Katie Monarch, a licensed clinical social worker, shares if a woman with postpartum psychosis is likely to harm herself or her family.
Katie L. Monarch:
I would say that the determining factor is, “If I am having a thought, whatever it may be, I may even have the thought, ‘I am going to take my baby, drop my baby off at the church. I am giving my baby up for adoption,’ and my husband may be saying, ‘What are you talking about? You are not going to do that,’ and I actually go to the church and hand the baby over to somebody at the church.” That would be an example of postpartum psychosis as well.
So it doesn’t have to have a harming factor in it. It is a thought that isn’t accurate that I follow through with.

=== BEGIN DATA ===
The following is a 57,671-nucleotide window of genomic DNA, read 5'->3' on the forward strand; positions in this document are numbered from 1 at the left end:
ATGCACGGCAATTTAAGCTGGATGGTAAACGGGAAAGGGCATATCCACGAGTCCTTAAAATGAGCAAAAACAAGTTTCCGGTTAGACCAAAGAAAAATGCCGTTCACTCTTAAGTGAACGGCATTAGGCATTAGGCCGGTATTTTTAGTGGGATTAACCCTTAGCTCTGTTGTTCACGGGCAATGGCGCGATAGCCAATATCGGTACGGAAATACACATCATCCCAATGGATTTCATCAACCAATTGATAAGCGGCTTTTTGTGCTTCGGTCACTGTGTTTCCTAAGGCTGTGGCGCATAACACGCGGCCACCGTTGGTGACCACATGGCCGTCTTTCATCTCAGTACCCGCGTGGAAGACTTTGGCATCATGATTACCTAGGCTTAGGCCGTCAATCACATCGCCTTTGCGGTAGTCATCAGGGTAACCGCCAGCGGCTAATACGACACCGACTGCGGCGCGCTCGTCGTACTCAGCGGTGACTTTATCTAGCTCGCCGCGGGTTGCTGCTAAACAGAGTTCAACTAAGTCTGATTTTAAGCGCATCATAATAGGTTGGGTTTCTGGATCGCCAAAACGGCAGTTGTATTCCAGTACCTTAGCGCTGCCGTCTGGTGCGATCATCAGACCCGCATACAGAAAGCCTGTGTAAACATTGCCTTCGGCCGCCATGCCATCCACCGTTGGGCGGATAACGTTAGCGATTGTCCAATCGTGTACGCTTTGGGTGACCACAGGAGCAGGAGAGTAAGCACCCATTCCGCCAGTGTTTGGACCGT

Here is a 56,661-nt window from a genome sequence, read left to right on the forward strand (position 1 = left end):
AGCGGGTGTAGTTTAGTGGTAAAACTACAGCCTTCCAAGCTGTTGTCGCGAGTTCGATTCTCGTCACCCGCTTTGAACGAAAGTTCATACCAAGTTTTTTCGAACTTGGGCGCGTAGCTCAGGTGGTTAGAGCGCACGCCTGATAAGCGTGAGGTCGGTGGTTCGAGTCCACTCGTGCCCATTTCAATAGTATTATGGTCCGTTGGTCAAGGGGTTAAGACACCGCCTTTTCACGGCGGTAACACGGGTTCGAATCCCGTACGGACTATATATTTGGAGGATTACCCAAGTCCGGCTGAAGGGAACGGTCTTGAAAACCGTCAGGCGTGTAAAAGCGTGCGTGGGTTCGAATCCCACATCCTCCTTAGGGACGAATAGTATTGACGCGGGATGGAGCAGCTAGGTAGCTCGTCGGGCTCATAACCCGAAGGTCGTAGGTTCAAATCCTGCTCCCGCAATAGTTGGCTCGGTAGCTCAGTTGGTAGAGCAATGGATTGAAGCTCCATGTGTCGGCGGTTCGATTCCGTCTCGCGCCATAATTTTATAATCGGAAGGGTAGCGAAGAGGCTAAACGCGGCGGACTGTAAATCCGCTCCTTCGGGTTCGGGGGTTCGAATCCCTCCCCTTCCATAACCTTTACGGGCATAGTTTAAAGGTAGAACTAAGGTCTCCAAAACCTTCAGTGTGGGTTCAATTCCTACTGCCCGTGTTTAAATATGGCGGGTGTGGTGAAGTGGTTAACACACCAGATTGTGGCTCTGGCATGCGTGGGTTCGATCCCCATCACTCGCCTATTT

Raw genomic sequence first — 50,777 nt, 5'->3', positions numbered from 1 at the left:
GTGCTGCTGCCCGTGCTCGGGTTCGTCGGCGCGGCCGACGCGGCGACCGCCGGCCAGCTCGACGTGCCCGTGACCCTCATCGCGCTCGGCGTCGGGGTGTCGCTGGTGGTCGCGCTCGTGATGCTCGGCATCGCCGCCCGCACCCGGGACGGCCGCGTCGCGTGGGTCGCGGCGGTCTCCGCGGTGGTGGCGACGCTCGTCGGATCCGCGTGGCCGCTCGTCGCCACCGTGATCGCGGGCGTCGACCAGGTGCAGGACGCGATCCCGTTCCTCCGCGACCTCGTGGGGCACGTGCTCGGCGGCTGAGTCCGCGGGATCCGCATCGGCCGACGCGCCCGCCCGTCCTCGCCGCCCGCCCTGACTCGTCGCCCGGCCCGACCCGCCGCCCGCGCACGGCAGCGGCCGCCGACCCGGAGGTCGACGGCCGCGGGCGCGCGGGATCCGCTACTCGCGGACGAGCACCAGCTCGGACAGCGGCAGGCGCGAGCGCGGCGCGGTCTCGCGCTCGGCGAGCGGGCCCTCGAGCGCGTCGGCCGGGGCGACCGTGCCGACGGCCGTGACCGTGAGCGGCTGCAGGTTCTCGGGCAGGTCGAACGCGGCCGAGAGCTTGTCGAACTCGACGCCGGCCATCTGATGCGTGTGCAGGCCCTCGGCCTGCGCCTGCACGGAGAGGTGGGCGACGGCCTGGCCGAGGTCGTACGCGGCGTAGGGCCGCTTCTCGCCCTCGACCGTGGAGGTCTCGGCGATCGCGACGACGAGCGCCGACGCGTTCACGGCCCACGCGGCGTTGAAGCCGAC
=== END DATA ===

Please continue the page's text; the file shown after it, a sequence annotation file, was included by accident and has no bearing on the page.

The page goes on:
About Katie L. Monarch, L.C.S.W.:
Katie Monarch is the Project Director for the Post Partum Depression program at St. Joseph Hospital in Orange, California, where she helped design an education-focused facility. At this hospital all new mothers are screened for postpartum depression through the Bridges for Newborns program using the Edinburgh Postnatal Depression Scale (EPDS).